Newt started off as a user and an advocate of marijuana legalization (at least, medical marijuana), before becoming one of the most passionate opposition of legalization.
“Gingrich’s response to questions about his youthful drug experimentation (“That was a sign we were alive and in graduate school in that era”) was uncharacteristically graceful and in perspective and mature… ”
1 May 1995, New York Magazine, page 42
In 1982, Gingrich, in his capacity as a member of the House of Representatives, wrote a letter to the Journal of the American Medical Association expressing his support towards medical marijuana.
“The American Medical Association's Council on Scientific Affairs should be commended for its report, "Marijuana: Its Health Hazards and Therapeutic Potential" (1981;246:1823). Not only does the report outline evidence of marijuana's potential harms, but it distinguishes this concern from the legitimate issue of marijuana's important medical benefits. All too often the hysteria that attends public debate over marijuana's social abuse compromises a clear appreciation for this critical distinction….
Federal law, however, continues to define marijuana as a drug "with no accepted medical use," and federal agencies continue to prohibit physician-patient access to marijuana. This outdated federal prohibition is corrupting the intent of the state laws and depriving thousands of glaucoma and cancer patients of the medical care promised them by their state legislatures…
We believe licensed physicians are competent to employ marijuana, and patients have a right to obtain marijuana legally, under medical supervision, from a regulated source. The medical prohibition does not prevent seriously ill patients from employing marijuana; it simply deprives them of medical supervision and denies them access to a regulated medical substance…
… Federal policies do not reflect a factual or balanced assessment of marijuana's use as a medicant. The Council… might well discover that its own assessment of marijuana's therapeutic value has, in the past, been more than slightly shaded by federal policies that are less than neutral.” March 19, 1982, Journal of the American Medical Association, Newt Gingrich
In 1981, Gingrich introduced a bill to the House floor that sought “to provide for the therapeutic use of marihuana in situations involving life-threatening or sense-threatening illnesses and to provide adequate supplies of marihuana for such use.”
September 16, 1981, H.R.4498, 97th Congress, 2D Session
Gingrich would explain his shift in position in an interview with journalist Hilary Stout in 1996. “See, when I smoked pot it was illegal, but not immoral. Now, it is illegal AND immoral. The law didn't change, only the morality… That's why you get to go to jail and I don't.”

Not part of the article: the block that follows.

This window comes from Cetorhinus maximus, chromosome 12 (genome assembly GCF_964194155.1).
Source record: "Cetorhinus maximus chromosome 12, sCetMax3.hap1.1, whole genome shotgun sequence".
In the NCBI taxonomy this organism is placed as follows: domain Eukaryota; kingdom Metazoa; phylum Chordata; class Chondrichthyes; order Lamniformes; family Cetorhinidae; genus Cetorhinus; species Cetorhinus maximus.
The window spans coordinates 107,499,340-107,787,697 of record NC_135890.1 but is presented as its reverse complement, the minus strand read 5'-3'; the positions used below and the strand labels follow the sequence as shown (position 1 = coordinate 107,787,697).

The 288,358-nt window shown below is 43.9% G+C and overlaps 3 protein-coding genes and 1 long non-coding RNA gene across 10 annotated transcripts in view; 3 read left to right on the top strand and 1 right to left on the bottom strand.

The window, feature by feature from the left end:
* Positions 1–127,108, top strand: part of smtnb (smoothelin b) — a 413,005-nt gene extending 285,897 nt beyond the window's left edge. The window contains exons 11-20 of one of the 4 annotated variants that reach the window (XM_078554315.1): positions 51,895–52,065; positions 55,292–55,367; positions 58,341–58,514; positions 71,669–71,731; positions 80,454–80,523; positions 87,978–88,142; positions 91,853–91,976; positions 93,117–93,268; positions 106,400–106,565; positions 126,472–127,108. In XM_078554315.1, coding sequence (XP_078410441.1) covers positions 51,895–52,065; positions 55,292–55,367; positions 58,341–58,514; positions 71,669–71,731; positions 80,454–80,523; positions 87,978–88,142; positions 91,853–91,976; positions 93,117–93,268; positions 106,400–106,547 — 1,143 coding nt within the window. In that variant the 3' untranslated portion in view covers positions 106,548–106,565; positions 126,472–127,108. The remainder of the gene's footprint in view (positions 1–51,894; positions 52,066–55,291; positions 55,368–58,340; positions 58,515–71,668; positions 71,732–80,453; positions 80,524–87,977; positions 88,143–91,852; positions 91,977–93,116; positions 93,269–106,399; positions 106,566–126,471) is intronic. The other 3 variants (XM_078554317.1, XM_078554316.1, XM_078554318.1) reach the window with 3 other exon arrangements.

August 8, 1996, Wall Street Journal (Note: Several readers have correctly pointed out that Mr. Gingrich did not, in fact, make the statement in the interview. The quote will be deleted in three days, to allow time for the information to be disseminated. Our thanks to Dr. Steven Taylor, Ph.D. (Professor of Political Science, Troy University), for bringing this to our attention.)
This followed a statement he gave in an interview a year earlier, where Gingrich, for the first time, displayed his hawkish position on the subject of drugs. Explaining the proposed introduction of his bill which advocated a mandatory death penalty for convicted drug smugglers, Newt states, “If you import a commercial quantity of illegal drugs… it is because you have made the personal decision that you are prepared to get rich by destroying our children. I have made the decision that I love our children enough that we will kill you if you do this.”
August 27, 1995, New York Times, Gingrich Suggests Tough Drug Measure
He went on to introduce H.R. 4170 (Drug Importer Death Penalty Act of 1996) to the House of Representatives, which sought to “provide a sentence of death for certain importations of significant quantities of controlled substances”. Section 2: Increased Penalties For International Drug Trafficking
Section 1010 of the Controlled Substances Import and Export Act (21 U.S.C. 960) is amended by adding at the end the following:
(e)(1) Notwithstanding any other provision of law, the court shall sentence a person convicted of a violation of subsection (a), consisting of bringing into the United States a mixture or substance-- (A) which is described in subsection (b)(1); and (B) in an amount the Attorney General by rule has determined is equal to 100 usual dosage amounts of such mixture or substance; to imprisonment for life without possibility of release. If the defendant has violated this subsection on more than one occasion and the requirements of chapter 228 of title 18, United States Code, are satisfied, the court shall sentence the defendant to death. (2) The maximum fine that otherwise may be imposed, but for this subsection, shall not be reduced by operation of this subsection.'
September 25, 1996, 104th Congress (1995 - 1996), H.R.4170